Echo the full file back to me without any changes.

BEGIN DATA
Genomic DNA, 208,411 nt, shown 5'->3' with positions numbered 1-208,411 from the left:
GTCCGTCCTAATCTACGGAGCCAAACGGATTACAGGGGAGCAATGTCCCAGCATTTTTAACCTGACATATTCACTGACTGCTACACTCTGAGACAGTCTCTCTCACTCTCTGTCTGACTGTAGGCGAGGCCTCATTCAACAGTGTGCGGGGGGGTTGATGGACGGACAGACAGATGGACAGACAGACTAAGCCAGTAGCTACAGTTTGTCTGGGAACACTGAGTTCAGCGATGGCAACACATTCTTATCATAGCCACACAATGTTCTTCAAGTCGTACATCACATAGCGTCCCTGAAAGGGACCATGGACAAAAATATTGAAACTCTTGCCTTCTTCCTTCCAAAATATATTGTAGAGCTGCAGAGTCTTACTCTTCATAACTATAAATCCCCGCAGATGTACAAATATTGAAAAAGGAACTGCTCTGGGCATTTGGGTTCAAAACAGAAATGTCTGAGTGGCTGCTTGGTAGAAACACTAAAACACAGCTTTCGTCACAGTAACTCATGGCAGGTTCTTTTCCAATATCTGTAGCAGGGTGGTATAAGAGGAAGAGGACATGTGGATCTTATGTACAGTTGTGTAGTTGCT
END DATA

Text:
Genomic DNA, 208,411 nt, shown 5'->3' with positions numbered 1-208,411 from the left:
GTCCGTCCTAATCTACGGAGCCAAACGGATTACAGGGGAGCAATGTCCCAGCATTTTTAACCTGACATATTCACTGACTGCTACACTCTGAGACAGTCTCTCTCACTCTCTGTCTGACTGTAGGCGAGGCCTCATTCAACAGTGTGCGGGGGGGTTGATGGACGGACAGACAGATGGACAGACAGACTAAGCCAGTAGCTACAGTTTGTCTGGGAACACTGAGTTCAGCGATGGCAACACATTCTTATCATAGCCACACAATGTTCTTCAAGTCGTACATCACATAGCGTCCCTGAAAGGGACCATGGACAAAAATATTGAAACTCTTGCCTTCTTCCTTCCAAAATATATTGTAGAGCTGCAGAGTCTTACTCTTCATAACTATAAATCCCCGCAGATGTACAAATATTGAAAAAGGAACTGCTCTGGGCATTTGGGTTCAAAACAGAAATGTCTGAGTGGCTGCTTGGTAGAAACACTAAAACACAGCTTTCGTCACAGTAACTCATGGCAGGTTCTTTTCCAATATCTGTAGCAGGGTGGTATAAGAGGAAGAGGACATGTGGATCTTATGTACAGTTGTGTAGTTGCT